The SNP group started out controlling the council when they returned the most seats in 2017 but by the end of that year the Tories and Liberal Democrats had joined together to form their own coalition and took over the reins.

READ MORE: East Dunbartonshire council co-leader backtracks over claims he doesn't need a Covid vaccine

The sudden death of Conservative Provost Alan Brown also shook up the chamber in a different way last year, with LibDem Gary Pews taking the gold chain in his place.

Councillor Renwick admitted at times it has been a struggle to get agreement across the board on certain proposals, such as securing a new Lenzie Academy building.

And with East Dunbartonshire being a major commuter area for Glasgow, one idea which has been discussed of late involves developing a cycle link between Lenzie and Bishopbriggs to make it easier for cyclists to get to and from the city.

Councillor Renwick said her group have tried to push the initiative forward but have so far struggled to get enough support. If they can get more councillors, she’s hopeful their influence will bring more greener travel to a region full of nature.

She added: “We have plugged at sustainable travel recently. There is a possibility to connect Lenzie up with Bishopbriggs.

“We’ve got rail links and there are some bus links but we wanted to do a cycle link that would run along the Glasgow to Edinburgh railway line.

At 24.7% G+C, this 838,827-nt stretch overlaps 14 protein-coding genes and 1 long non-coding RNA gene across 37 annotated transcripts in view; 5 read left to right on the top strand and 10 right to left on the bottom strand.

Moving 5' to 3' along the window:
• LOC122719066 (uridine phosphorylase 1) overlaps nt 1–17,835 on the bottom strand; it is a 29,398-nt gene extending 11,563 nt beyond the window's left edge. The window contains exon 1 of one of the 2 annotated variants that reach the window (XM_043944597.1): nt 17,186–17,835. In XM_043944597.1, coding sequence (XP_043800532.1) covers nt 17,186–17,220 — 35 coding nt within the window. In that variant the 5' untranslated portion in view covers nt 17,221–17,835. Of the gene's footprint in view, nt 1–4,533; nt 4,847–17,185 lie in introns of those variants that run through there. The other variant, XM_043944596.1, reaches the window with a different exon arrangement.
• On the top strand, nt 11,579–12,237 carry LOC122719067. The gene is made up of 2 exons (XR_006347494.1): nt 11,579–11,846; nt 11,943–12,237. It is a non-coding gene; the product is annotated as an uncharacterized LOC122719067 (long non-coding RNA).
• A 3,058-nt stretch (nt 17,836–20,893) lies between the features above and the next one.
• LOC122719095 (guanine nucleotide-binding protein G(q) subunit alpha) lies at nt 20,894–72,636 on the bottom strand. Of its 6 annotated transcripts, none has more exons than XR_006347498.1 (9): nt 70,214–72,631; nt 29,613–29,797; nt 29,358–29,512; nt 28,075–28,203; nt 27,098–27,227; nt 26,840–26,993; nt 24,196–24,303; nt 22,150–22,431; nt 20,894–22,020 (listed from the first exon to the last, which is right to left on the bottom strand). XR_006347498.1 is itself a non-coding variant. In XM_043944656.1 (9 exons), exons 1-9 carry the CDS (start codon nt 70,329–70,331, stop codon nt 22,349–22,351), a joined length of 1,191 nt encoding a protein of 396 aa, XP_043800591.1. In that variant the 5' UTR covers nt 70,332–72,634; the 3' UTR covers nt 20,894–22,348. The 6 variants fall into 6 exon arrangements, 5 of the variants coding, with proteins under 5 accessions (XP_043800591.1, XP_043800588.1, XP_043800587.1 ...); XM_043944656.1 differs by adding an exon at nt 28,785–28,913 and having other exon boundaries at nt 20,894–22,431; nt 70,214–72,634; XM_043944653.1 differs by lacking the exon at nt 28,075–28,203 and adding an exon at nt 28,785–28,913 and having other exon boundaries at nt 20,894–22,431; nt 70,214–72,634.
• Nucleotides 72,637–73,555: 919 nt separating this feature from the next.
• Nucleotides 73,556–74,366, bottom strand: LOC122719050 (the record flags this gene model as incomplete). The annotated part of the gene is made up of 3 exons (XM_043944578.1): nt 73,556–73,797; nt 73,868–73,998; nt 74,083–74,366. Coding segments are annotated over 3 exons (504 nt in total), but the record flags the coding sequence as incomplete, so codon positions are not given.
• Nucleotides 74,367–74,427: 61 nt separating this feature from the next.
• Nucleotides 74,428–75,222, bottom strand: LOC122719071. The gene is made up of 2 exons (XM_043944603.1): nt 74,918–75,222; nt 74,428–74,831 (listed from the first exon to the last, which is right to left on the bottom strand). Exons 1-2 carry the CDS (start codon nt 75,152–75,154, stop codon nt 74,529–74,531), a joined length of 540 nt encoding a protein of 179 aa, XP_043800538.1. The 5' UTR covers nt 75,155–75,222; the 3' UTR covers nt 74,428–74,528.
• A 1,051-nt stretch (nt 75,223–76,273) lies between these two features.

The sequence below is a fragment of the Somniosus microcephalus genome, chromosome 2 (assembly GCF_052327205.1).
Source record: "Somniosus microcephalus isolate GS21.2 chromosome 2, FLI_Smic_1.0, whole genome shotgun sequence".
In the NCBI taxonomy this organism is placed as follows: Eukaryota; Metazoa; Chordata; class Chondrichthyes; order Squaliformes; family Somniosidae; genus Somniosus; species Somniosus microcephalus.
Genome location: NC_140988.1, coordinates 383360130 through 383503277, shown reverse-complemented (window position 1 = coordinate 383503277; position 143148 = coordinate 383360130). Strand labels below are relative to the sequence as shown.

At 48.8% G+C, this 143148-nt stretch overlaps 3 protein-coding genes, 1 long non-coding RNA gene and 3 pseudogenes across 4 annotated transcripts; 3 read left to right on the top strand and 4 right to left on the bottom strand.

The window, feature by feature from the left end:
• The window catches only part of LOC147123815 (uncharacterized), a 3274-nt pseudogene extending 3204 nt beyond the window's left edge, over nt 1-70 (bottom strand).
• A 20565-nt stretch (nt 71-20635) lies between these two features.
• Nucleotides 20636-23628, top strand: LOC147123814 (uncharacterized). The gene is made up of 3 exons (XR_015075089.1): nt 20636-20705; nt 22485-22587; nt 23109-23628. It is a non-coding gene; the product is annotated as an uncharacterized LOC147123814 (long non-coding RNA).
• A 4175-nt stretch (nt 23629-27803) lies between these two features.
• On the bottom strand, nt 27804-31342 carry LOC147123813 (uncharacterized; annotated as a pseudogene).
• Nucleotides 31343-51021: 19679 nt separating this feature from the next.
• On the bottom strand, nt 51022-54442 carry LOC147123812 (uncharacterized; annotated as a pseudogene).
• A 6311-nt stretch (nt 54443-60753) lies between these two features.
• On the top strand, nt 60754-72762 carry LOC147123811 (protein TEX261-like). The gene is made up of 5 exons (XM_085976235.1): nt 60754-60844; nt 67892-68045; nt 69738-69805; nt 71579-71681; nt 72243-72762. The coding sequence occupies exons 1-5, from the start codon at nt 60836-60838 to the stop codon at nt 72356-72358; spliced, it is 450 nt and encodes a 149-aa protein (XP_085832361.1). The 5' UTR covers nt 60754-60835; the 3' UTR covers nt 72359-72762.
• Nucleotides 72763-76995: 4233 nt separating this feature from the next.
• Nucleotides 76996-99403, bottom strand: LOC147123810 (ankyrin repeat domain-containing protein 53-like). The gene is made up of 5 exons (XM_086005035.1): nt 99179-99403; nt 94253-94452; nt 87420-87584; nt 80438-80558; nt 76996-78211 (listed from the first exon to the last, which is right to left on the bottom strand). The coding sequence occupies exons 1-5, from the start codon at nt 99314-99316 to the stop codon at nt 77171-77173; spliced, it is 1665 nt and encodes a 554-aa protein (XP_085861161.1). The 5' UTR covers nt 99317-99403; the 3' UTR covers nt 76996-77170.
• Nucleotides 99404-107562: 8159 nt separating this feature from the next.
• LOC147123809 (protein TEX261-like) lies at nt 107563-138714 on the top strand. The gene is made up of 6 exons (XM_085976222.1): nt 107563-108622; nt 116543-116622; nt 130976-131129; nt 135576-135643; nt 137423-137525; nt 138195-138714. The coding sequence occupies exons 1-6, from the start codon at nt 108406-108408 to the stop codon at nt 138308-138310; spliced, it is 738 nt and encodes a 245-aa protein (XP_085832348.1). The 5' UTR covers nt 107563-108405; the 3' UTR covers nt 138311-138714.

“Cyclists are some of the strongest lobbyists that we’ve had and they have a real issue. People have been cycling more during the pandemic and to be able to make it a bit more sustainable they would need a route so they could get from Lenzie safely into Glasgow and the Lenzie to Bishopbriggs bit is missing.

The National: Cyclists should take pedestrians into consideration, says our letter writer. Pic: Pixabay

“We’ve tried the last couple of budgets to get something included in the capital budget but it’s just not been accepted so that’s definitely something we’re looking at.

“If we had more councillors that may help, it’s all about having the votes. I’ve always said I love a good idea for East Dunbartonshire no matter who brings it up but we’ve had a difficult time trying to get that outlook in the other direction.

“For example, Lenzie Academy is the biggest school in the area that hasn’t had a new building. Boclair [Academy] is getting a rebuild and it’s only in the last year we’ve managed to get the council admin to agree to doing a feasibility study for Lenzie.